The launch event is free to attend and you can reserve your ticket at this Eventbrite page. Drinks and snacks will be served, and there will be a panel discussion with contributors to the handbook about the current state of media work and labour reporting. Copies of the Media Works Handbook itself will be available for free to event attendees.

You can see some of the articles at the Media Works website, or check out the event’s Facebook page for more information. Two Media Works pieces have been published right here on Story Board over the past few weeks: Zoe Melnyk’s post on the moral dilemma of unpaid internships and Sara Tatelman’s piece about the current state of internships at Canadian journalism schools.

 

Posted on April 16, 2015 at 6:00 am by editor · LEAVE A COMMENT · Tagged with: ,

Unpaid internships: A moral dilemma for journalism students and the media community

by Zoe Melnyk

 

Journalism students across Ontario are struggling with the moral dilemma of participating in unpaid internships while trying to build experience for their portfolios.

Journalism students are being taught that simply having a degree isn’t enough to get a job anymore. Students are being pushed into doing internships and the majority of the time these internships are unpaid.

Many students have accepted the idea that paid work must be earned and that unpaid internships are just part of the career. Jessica Vomiero, Ryerson University journalism student, believes in the use of unpaid internships up until the point of graduation.

“We all have to be willing to do a little bit of free work in order to build our portfolios,” says Vomiero.

Ryerson University journalism student, Salmaan Farooqui, also believes that unpaid internships are necessary in order to give students the opportunity to gain experience for their resumes. Although, he says, “right now, a lot of internships are literally the job,” meaning that journalism students are performing the duties of a paid employee, yet students are still expected to take the job without pay in the beginning stages of their career.

“It’s more about proving yourself,” says Farooqui.

The idea that journalists should earn the privilege of being paid is not uncommon amongst students. Many believe that it is a step that everyone must take in order to build a successful career.
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Posted on April 14, 2015 at 9:00 am by editor · LEAVE A COMMENT · Tagged with: , ,

Off The Wire: News for the Canadian media freelancer April 7-13

Once a week, we gather stories about the media business, journalism, writing, publishing, and freelancing—with a Canadian focus—and share them in Off the Wire. Who needs a water cooler?

From Canada:

 

From The U.S. and beyond:

 

Last week on Story Board:

 

Spot a story you think we should include in next week’s Off the Wire? Email the link to editor@thestoryboard.ca or tweet us at @storyboard_ca.      

Posted on April 13, 2015 at 9:00 am by editor · LEAVE A COMMENT · Tagged with: ,

The Born Freelancer on Nurturing Your Inner Terrier

This series of posts by the Born Freelancer shares personal experiences and thoughts on issues relevant to freelancers. Have something to add to the conversation? Your input is welcome in the comments.

 

bornfreel2I was clearing and sorting through my archives this week: so many hard copy reports, stories and scripts. I’m not being unduly immodest when I tell you I’ve written – and sold – a lot of good words over the years. Some very good indeed.

I’ve never been rich nor famous but I’ve always made a living as a freelancer throughout many ups and downs of the economy by reinventing myself and energetically throwing myself into different media and various genres. It was refreshing to be reminded of all the scripts and stories I’d written; I’d probably forgotten 80 per cent of them.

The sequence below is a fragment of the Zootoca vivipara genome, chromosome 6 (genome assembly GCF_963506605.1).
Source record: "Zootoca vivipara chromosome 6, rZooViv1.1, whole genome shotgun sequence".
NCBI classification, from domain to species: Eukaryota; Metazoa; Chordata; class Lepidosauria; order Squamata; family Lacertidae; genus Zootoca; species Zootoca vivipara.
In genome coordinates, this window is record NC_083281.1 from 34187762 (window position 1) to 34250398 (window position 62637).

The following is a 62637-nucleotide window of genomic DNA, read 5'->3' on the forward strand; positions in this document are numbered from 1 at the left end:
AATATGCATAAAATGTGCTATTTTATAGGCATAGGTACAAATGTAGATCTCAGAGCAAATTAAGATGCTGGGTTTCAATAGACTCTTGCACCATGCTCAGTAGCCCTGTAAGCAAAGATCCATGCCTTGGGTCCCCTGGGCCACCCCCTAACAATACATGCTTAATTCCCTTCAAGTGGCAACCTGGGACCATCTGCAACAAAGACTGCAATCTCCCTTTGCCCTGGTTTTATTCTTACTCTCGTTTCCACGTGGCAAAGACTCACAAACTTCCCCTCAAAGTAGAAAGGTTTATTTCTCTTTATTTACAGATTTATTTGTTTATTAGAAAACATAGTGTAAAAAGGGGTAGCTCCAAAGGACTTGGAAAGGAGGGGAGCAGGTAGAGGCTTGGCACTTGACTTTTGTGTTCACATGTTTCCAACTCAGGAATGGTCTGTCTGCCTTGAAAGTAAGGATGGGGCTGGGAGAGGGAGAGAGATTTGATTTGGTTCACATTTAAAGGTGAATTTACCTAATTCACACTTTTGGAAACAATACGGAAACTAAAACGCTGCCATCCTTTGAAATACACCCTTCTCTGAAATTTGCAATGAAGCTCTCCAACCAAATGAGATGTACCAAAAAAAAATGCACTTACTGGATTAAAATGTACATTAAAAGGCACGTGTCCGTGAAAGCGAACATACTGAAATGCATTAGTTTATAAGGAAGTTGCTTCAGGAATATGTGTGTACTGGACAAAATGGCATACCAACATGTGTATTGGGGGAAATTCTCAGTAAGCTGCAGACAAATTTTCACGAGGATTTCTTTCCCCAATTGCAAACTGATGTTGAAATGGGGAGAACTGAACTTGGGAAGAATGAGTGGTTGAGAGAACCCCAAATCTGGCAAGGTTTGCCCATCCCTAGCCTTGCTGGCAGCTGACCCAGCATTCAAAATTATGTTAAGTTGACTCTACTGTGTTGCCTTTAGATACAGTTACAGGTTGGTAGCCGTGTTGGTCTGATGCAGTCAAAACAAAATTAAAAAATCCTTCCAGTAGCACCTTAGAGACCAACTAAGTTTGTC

But looking back over my accumulated work, I was reminded again and again of lots of early lost opportunities – awesome scripts that almost sold but didn’t; pitches that seemed so promising but never took off. Early on in my career I could never understand why. It took me many years to realize the answer. I’d like to share it with you today.

It came to me while watching a small dog at play.

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Posted on April 10, 2015 at 9:00 am by editor · LEAVE A COMMENT · Tagged with: ,

SABEW Canada’s inaugural Best in Business Awards Night

SABEWCANADAFBThe Canadian chapter of the Society of American Business Editors and Writers (SABEW) is holding its inaugural awards night next Wednesday, April 15th, at Valdez (606 King Street West).

Among the 26 finalists for the awards are a number of independent and freelance journalists, including Trevor Cole, who is nominated in both the long-term feature and profile categories. The full list of nominees is available here.

Tickets are $10 for SABEW members and $30 for non-members. Cocktails and food will be served starting at 6 p.m.

You can pick up your ticket for the event on their Eventbrite page. Check out SABEW Canada’s website for more information, or contact them via email at sabew@canada.org.

 

Posted on April 9, 2015 at 4:14 pm by editor · LEAVE A COMMENT · Tagged with: , , ,

How Many Hoops Are You Willing to Jump Through?

By Ann Douglas

My friend Jen went through a series of 25 interviews before she was ultimately named editor-in-chief of a major consumer magazine. That’s a lot of hoops to jump through in the hope of landing a job—but, then again, it was a pretty nice job, complete with a rather droolworthy salary and a skyscraper office with an amazing view.

But what if the job you’re applying for doesn’t offer the potential for that kind of payoff—or at least not anytime soon? How many hoops are too many to jump through when you’re applying for a part-time or contract freelance writing gig?

It’s a question I started mulling over recently, after stumbling across a rather over-the-top writer/editor recruitment ad on a marketing agency website. Not only did the company in question expect writers and editors to bring “intense joy, abundant love, and infinite gratitude” to the job application table. They also expected them to “pay their dues” by going through a rigorous, six-step job application process, one that involved…

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Posted on April 8, 2015 at 9:00 am by editor · 7 Comments · Tagged with: ,